Sometimes they do and it’s important to do it, although, for example, in the case of studies of emergencies and disasters, what you’re studying particularly is how you prepare for them. In other words, accepting that society experiences upheavals and things happen, a lot of the work that can be done on a societal level is to prepare yourself for these situations. For those who work in civil defence, for example, they will try to ready themselves or mitigate the effects if something happens. They’ll try to reduce the chances of destruction of a certain situation, or make sure they can respond rapidly, which is also an indispensable part, as is the ability to recover from a certain situation. In the case of the disasters project, we have worked with different scenarios, some of which had happened and others from a viewpoint of risk. That gives you specific information about different experiences that a society has at different times about this issue. And all the information is enriching as a work methodology. I believe that it’s interesting to combine different aspects of disasters and take into account this longitudinal dimension of what an event like this means.
Have you analysed the protocols currently used in disasters?
Yes, it’s not our main focus, but we’re very interested in how society responds to a disaster. Certain professionals are involved, such as psychologists or social workers, who are also some of the people who are involved in the initial stages. We look at how we organize the response and what consequences it has. So, over the years, we have learned what things are good to do and what works best. For example, we know that it is very important to not limit the action to acting very generously, very quickly when something happens, to when media attention is strongest. We mustn’t forget that a recovery process is lengthy, complex and difficult. It’s important to endow society with mechanisms that allow this tension to be maintained for much longer and also to be diversified. Because what we’ve often seen is that the reaction targets those we consider to be most severely affected. And the people we consider most severely affected are often decided on the basis of medical criteria, which decide who is injured, or, for example, by the insurance companies, as in the case of flooding, who have a key role in saying who the affected parties are. But the idea of affected person, of the impact that it has on a community, is much more difficult to evaluate. Little work has been done on this and it’s crucial in people who may be in a situation of greater vulnerability. Not catering for these situations, not creating mechanisms that go beyond identifying them, not working with these people, creating spaces for mutual support and participation, where their voice can be heard, generates more vulnerability to possible subsequent situations.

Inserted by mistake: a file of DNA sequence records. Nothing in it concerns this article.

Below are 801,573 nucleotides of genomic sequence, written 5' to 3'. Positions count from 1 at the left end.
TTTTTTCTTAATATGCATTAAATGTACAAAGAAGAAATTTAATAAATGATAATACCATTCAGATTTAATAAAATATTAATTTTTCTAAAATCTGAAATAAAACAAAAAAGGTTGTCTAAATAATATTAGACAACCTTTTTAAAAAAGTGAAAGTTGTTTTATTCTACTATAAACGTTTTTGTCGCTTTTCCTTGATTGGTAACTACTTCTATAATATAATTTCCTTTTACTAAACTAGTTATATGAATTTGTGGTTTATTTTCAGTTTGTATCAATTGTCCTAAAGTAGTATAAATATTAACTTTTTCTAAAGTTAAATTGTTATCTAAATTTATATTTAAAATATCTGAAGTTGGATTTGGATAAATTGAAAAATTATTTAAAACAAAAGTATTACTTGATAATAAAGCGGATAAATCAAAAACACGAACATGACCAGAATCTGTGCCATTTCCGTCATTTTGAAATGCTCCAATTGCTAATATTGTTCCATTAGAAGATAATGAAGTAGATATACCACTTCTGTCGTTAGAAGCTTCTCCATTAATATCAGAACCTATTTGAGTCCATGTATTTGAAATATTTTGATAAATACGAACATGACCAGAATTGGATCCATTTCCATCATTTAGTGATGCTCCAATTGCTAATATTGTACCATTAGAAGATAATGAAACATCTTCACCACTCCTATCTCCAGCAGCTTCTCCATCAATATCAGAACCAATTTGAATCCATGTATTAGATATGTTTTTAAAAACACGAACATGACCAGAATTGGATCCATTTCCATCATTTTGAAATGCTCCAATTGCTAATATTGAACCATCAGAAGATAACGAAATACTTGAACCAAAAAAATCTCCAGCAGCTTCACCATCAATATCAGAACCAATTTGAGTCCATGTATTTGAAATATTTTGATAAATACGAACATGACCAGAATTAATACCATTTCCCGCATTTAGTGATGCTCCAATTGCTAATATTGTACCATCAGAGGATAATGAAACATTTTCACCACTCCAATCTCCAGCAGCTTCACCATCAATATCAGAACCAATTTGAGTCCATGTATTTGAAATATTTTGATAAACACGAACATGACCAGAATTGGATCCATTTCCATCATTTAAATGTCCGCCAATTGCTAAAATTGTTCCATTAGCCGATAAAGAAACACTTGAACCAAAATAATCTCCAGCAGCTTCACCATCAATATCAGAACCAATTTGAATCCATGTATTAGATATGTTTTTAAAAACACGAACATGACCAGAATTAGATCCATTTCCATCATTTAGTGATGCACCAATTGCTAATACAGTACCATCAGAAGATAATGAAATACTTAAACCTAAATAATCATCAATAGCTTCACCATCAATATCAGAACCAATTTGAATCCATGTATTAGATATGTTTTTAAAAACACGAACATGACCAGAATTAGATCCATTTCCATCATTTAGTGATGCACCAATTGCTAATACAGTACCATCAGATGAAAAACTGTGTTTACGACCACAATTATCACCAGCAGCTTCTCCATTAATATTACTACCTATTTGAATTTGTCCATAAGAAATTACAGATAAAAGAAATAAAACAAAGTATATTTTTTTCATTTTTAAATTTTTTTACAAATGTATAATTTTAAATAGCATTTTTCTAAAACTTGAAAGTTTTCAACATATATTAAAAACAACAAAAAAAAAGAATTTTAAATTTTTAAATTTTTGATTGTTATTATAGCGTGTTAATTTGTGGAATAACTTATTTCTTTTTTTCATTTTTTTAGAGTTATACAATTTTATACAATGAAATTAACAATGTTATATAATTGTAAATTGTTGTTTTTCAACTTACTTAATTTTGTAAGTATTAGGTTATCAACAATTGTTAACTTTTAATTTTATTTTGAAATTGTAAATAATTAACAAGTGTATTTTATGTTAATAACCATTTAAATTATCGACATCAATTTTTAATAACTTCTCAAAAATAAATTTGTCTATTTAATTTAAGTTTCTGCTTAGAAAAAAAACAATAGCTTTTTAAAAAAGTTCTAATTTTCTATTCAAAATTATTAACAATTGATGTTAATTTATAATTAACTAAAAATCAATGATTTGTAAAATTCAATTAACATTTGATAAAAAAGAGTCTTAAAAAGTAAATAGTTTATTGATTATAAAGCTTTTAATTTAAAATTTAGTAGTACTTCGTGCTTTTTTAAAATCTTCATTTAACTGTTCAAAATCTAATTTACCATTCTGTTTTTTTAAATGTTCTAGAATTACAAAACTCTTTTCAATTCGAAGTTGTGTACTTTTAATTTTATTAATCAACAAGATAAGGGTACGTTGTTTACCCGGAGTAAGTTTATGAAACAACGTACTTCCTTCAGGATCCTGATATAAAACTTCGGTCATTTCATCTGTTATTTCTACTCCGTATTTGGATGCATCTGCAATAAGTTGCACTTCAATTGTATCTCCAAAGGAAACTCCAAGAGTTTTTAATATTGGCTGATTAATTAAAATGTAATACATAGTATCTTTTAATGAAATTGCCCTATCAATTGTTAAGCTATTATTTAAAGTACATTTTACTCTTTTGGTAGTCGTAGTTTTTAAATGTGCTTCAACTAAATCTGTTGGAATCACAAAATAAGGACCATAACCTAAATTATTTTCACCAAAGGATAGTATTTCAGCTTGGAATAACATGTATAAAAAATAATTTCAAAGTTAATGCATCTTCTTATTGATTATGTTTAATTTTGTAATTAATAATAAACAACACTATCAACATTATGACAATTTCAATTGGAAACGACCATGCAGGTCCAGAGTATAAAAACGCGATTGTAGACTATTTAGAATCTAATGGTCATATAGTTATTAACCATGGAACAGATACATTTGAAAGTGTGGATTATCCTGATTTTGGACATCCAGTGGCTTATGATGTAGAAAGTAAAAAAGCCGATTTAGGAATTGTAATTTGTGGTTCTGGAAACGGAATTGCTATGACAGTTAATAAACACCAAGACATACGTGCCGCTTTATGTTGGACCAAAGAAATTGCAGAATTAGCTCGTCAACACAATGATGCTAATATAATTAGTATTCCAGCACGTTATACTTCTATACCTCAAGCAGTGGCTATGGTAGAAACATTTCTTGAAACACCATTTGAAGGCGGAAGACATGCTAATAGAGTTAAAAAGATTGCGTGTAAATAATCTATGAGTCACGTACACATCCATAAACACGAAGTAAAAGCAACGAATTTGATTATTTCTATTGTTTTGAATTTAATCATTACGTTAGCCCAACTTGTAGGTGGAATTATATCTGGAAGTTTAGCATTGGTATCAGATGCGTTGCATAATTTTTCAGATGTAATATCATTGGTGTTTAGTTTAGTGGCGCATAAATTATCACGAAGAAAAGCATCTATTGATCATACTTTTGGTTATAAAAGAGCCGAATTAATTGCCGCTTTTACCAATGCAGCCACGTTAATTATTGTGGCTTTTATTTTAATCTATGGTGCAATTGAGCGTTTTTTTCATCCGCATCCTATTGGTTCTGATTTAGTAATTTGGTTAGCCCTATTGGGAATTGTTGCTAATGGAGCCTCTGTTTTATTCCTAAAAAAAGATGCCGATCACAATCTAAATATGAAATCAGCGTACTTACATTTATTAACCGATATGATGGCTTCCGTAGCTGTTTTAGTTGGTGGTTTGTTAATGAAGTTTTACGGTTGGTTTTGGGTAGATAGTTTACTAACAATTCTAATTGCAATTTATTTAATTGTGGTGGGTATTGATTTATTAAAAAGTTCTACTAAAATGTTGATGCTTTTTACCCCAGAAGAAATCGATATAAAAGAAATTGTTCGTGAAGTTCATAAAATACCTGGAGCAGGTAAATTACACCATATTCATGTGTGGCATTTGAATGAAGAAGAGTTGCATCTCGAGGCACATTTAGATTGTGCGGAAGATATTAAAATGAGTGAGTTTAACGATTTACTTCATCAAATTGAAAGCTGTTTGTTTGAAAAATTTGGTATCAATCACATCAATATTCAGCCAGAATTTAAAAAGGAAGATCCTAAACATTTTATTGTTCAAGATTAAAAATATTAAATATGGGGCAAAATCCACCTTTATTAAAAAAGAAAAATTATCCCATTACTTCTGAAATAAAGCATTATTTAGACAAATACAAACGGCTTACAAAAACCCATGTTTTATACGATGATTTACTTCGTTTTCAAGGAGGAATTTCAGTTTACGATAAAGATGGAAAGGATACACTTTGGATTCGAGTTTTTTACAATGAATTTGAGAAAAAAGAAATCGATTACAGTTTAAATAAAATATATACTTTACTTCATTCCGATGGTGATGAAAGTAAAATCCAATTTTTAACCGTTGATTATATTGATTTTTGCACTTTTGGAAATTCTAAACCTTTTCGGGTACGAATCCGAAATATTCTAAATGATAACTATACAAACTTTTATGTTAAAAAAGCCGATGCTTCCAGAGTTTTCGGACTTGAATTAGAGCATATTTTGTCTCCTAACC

Do citizens have the possibility of evaluating these support actions in the case of disasters?
Very little. Civil Defence are increasing the number of feedback channels with citizens that enables them to know what works and what doesn’t. For example, we’ve seen a very different reaction by the emergency teams in the Barcelona terrorist attack last summer and how citizens indicate whether or not they think the care has been effective. Work still needs to be done to connect citizens and the response services. The idea that self-organized citizens also have an important contribution to make is also lacking. When situations happen, the planned professionals and response systems arrive, but there’s also the response of the people who are there on the spot and this can also be an interesting source of learning, knowledge and practices that could be brought in. Not much is being done to support this work and it’s one of the challenges facing the Civil Defence services, because if they are more open and attentive to what is taking place at a societal level, it can help them do their work better.
Can you recommend us an introductory book to your field?
I wanted to recommend a classic by Kai T. Erikson, A New Species of Trouble. It was written in the mid-90s, and marks a new approach to the field of disasters from the field of social sciences in two directions. It highlights everything that the social sciences can contribute to a field that has normally been identified with professionals with an engineering background, such as seismologists or those who work on other more technical aspects. It discusses what a disaster is, how it overwhelms a community and, in many cases, traumatizes it, and, therefore, the social sciences have a lot of work to do here. The book is also interesting because, apart from showcasing severe earthquakes, tsunamis or disasters like that, where it seems that the society that suffers them is largely helpless, because they are circumstances that overwhelm the community’s possibilities, the author is particularly interested in these new types of problem associated with disasters that are closely related with our daily lives, in the fields of science and technology, for example, chemical hazards, nuclear hazards, toxic spills, and how this type of disaster generates effects in the communities that suffer them.